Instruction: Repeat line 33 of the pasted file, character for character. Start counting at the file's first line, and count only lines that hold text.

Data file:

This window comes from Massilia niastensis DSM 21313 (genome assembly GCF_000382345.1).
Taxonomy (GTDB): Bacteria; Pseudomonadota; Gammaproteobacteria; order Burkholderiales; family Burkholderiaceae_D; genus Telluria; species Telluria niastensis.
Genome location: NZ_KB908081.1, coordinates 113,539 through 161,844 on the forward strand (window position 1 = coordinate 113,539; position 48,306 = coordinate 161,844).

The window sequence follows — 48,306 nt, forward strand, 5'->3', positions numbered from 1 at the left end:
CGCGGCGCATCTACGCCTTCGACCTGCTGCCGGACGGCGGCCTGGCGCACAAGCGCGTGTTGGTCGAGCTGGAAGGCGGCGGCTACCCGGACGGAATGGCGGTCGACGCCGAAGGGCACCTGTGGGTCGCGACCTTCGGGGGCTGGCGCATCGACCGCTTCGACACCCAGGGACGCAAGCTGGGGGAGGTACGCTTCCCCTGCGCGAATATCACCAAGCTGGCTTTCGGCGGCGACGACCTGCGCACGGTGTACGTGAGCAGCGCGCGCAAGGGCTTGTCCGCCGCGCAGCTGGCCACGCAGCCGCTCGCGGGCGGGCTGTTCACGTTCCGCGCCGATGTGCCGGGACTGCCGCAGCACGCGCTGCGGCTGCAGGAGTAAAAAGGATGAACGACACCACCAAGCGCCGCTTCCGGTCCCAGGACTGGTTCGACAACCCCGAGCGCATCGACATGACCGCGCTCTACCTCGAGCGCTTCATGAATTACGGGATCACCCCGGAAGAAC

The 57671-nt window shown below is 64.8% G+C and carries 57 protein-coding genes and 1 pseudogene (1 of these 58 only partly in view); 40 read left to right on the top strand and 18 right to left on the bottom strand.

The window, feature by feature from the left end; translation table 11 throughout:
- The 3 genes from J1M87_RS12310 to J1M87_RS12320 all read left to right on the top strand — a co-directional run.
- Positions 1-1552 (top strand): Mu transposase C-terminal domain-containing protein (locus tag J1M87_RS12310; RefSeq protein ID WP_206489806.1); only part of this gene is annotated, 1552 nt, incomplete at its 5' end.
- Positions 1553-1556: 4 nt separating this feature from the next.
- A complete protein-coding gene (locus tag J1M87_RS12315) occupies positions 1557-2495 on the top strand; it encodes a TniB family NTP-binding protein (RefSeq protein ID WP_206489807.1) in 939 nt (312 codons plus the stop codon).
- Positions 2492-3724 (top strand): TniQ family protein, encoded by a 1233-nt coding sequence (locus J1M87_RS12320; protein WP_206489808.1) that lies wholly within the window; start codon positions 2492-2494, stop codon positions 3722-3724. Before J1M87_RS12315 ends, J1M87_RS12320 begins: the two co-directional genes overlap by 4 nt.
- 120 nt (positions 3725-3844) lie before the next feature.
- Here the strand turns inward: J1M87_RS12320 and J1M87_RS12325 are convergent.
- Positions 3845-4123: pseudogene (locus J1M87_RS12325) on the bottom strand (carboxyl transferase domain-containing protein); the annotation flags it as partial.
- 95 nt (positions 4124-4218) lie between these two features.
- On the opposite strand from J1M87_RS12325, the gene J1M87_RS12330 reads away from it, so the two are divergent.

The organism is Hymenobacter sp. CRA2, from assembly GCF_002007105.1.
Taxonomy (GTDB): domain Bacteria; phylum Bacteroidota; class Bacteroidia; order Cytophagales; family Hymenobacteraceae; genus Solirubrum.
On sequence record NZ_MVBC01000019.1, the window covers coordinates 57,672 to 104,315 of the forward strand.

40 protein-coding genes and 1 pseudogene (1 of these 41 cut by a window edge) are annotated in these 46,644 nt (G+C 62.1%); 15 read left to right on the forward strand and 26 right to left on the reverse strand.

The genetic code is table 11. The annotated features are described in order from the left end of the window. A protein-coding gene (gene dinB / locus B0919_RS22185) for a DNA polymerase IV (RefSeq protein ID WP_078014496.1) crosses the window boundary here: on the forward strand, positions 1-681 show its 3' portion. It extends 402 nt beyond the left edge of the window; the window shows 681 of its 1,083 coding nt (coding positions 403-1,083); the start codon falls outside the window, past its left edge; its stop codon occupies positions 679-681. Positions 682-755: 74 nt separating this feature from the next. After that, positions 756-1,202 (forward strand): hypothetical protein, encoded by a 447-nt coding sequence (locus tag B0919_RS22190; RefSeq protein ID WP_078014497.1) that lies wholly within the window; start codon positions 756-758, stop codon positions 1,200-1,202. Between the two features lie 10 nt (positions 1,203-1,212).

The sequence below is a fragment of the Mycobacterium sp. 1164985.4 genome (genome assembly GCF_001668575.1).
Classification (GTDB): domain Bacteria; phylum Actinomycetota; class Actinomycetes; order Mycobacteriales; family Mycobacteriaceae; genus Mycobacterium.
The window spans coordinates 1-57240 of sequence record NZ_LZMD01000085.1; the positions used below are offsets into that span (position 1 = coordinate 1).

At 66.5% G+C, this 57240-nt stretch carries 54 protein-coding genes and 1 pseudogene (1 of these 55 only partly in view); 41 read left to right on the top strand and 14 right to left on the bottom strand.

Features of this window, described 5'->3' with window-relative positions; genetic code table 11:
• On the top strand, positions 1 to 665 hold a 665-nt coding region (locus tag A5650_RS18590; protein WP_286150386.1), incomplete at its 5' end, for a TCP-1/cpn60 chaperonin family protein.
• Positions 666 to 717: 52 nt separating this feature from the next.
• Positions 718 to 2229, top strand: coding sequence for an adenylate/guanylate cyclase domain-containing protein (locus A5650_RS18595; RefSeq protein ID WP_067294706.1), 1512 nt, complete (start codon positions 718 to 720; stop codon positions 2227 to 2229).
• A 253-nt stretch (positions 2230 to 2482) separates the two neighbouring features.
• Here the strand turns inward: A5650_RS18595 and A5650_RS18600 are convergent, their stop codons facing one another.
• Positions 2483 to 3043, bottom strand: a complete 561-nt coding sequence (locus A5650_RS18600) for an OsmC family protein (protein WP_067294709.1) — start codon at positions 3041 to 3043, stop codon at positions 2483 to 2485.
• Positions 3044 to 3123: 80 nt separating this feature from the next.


• Positions 2483 to 3043, bottom strand: a complete 561-nt coding sequence (locus A5650_RS18600) for an OsmC family protein (protein WP_067294709.1) — start codon at positions 3041 to 3043, stop codon at positions 2483 to 2485.